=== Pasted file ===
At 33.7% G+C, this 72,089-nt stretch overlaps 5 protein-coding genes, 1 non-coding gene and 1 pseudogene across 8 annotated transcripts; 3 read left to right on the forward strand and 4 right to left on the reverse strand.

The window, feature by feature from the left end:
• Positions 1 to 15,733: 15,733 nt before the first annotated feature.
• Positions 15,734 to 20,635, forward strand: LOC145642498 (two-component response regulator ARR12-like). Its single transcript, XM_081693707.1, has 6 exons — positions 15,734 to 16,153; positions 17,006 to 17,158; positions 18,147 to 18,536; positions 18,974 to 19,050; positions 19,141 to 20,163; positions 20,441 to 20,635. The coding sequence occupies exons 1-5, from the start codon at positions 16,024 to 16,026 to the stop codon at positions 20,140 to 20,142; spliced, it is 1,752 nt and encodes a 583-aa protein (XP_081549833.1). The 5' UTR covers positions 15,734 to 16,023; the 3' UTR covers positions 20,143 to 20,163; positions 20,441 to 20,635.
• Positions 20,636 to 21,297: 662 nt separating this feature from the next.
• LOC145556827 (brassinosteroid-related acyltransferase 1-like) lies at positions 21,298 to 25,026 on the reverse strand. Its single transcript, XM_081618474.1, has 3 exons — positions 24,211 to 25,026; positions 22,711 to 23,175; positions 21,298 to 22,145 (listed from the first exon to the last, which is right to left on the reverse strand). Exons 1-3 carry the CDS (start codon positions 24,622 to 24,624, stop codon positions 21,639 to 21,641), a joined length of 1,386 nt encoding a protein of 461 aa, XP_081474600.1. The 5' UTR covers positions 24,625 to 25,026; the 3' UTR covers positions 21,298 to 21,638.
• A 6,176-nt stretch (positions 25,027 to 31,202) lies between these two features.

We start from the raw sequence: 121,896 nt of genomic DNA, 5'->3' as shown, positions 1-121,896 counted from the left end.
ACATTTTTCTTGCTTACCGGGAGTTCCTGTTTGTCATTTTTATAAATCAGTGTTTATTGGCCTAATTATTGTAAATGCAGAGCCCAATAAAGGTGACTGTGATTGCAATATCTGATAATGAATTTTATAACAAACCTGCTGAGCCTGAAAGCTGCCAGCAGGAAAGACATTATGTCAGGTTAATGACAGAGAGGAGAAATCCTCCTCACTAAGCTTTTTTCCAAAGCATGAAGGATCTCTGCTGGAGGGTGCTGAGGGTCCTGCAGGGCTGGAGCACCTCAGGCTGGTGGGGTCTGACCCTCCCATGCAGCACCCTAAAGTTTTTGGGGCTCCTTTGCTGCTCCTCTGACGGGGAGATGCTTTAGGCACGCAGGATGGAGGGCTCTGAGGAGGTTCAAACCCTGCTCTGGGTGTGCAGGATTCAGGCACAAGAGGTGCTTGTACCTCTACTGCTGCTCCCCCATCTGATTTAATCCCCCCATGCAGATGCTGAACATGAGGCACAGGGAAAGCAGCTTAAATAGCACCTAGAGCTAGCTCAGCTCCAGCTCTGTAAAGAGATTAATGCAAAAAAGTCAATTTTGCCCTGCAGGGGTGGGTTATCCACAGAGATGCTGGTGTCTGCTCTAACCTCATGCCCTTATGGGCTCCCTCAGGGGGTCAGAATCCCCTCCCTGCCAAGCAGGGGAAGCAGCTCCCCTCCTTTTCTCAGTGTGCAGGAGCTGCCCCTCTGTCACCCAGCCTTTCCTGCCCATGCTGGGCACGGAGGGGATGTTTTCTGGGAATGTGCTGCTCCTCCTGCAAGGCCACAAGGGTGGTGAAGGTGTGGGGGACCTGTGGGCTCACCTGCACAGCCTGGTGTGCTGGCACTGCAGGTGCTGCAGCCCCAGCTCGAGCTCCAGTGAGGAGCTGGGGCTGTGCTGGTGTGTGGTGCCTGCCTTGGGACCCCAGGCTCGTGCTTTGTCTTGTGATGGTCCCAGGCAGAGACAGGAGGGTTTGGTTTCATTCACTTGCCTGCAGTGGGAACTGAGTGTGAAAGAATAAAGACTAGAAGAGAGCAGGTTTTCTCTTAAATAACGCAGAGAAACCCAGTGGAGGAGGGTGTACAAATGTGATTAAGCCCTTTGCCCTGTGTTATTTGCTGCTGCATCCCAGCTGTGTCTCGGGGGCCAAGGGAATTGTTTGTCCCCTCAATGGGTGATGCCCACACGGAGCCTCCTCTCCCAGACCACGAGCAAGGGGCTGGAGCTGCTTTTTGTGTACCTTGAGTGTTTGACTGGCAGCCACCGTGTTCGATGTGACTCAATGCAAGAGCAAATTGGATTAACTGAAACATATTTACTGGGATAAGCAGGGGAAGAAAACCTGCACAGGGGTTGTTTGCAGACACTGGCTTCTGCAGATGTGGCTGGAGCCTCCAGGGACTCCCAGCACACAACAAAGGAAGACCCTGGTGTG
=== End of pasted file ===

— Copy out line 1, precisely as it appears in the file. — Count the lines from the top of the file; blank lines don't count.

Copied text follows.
At 33.7% G+C, this 72,089-nt stretch overlaps 5 protein-coding genes, 1 non-coding gene and 1 pseudogene across 8 annotated transcripts; 3 read left to right on the forward strand and 4 right to left on the reverse strand.